Interprocess communication using UNIX domain sockets

Socket Tutorial (UNIX domain)

This section focuses on how to apply the concepts discussed in the first half of the chapter. The focus of the discussion is primarily on connection-oriented streams sockets, although some reference is made to connectionless datagram sockets. The section concludes with example programs using streams sockets, datagram sockets, and socketpairs. The client and server examples for streams sockets are annotated.

The Sockets Library (SLIB) provides an application program interface (API) for communication between processes. For the UNIX domain, the processes must be executing on the same system; for the Internet domain, the processes can communicate across a network protocol. Sockets are bidirectional, providing a two-way flow of data between processes that may or may not have the same parent.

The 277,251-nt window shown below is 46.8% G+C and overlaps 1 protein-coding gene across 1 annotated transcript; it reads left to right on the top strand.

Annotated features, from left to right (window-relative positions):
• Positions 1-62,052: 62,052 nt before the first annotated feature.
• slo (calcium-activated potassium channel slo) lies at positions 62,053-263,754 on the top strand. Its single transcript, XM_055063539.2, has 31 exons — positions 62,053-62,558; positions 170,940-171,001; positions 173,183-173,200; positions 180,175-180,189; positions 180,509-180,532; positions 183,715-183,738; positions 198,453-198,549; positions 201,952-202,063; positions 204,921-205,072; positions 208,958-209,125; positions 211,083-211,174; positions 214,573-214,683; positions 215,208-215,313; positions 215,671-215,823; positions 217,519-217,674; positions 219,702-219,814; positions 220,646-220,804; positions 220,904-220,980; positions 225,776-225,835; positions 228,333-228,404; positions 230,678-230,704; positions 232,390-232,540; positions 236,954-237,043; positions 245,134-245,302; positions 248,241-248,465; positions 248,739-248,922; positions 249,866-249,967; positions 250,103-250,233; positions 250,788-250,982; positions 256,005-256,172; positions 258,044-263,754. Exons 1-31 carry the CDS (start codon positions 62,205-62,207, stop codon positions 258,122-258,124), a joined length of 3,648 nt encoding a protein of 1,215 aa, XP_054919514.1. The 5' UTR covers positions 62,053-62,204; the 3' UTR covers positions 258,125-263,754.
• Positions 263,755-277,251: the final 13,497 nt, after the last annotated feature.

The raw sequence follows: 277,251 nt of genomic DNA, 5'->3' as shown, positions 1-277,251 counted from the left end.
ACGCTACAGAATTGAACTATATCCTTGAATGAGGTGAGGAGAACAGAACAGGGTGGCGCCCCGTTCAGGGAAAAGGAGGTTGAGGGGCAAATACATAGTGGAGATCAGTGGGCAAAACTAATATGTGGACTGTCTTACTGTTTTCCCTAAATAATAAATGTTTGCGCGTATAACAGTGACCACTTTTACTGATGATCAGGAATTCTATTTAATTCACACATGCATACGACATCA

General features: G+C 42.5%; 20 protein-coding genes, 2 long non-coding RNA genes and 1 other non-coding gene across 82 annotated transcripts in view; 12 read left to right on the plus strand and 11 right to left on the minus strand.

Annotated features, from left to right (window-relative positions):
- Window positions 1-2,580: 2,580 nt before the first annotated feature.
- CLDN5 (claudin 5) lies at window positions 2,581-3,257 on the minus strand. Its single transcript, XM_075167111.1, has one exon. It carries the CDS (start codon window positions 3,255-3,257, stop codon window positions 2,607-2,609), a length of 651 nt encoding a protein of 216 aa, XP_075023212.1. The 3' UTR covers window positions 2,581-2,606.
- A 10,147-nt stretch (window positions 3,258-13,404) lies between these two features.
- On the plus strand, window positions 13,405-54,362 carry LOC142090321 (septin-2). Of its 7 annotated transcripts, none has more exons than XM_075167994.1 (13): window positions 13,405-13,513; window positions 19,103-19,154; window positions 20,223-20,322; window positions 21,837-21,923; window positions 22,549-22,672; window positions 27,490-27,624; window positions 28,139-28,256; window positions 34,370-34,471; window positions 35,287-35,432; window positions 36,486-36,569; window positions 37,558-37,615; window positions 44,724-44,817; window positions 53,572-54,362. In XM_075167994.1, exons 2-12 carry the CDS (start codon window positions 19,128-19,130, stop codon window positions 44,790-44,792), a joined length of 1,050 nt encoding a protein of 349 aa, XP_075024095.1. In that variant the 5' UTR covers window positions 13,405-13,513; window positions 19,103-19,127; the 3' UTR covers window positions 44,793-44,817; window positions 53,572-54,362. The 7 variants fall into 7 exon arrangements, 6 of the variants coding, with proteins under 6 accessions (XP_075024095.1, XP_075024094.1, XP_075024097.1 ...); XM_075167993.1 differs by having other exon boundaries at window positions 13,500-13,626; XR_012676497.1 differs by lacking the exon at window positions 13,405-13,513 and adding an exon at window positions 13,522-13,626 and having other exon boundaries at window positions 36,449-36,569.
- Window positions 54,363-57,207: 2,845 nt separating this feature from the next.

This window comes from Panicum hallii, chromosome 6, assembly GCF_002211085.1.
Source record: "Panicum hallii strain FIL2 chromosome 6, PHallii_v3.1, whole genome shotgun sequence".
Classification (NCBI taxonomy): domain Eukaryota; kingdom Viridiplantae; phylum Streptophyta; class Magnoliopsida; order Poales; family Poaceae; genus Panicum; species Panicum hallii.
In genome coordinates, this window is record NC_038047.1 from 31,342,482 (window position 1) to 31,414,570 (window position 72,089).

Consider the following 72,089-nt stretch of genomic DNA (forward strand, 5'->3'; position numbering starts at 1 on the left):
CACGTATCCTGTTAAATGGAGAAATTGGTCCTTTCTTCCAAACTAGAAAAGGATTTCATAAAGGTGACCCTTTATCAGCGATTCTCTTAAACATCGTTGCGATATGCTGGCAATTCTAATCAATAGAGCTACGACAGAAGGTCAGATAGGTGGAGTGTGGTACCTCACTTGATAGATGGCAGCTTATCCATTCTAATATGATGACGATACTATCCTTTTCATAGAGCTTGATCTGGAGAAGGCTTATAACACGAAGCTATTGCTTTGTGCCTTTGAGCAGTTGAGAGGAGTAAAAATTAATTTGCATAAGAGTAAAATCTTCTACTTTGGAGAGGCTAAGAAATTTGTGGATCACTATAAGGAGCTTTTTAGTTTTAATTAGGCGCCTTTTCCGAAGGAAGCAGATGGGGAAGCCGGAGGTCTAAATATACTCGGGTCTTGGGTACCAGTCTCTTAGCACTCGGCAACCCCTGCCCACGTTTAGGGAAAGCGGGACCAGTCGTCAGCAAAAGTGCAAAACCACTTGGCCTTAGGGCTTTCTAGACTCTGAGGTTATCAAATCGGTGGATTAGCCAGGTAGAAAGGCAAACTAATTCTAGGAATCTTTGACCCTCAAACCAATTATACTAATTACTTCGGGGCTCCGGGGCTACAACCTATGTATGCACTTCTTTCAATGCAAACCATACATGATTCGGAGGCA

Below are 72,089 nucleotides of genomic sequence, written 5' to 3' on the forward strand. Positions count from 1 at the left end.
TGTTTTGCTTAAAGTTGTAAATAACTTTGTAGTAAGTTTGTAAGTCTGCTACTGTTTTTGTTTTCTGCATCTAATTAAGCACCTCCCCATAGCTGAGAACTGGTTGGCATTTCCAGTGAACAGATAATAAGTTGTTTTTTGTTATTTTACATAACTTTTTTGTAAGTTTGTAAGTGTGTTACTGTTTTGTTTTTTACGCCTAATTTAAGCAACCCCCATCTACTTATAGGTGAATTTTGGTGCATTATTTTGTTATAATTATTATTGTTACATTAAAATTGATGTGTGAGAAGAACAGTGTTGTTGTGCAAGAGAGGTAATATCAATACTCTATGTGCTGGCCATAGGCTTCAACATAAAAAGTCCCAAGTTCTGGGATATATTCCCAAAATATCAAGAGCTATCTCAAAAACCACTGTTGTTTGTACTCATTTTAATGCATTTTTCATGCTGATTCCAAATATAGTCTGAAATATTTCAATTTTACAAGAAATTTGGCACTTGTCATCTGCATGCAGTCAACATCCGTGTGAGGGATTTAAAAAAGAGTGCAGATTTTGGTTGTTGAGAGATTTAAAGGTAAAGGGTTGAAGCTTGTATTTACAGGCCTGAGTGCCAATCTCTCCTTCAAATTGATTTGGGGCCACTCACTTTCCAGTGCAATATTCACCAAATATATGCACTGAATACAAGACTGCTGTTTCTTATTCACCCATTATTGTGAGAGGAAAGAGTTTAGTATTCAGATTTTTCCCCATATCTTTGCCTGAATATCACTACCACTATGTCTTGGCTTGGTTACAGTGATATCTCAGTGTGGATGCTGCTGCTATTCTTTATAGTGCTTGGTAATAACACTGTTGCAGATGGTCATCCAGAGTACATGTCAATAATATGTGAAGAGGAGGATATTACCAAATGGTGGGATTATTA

Pipes provide a similar functionality. However, they are unidirectional, and they can be used only between processes that have the same parent. This also implies that the two processes must be executing on the same host. To obtain a bidirectional flow of data with pipes, the pipe(S) system call must be executed twice, returning four file descriptors. Communication between processes in a distributed environment should not depend on whether the processes are on the same machine. Unlike pipes, a connected socket returns a pair of socket descriptors, not file descriptors. Socket descriptors are assigned by the kernel with the accept(SSC) and socket(SSC) system calls.

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SCO OpenServer Release 5.0.7 -- 11 February 2003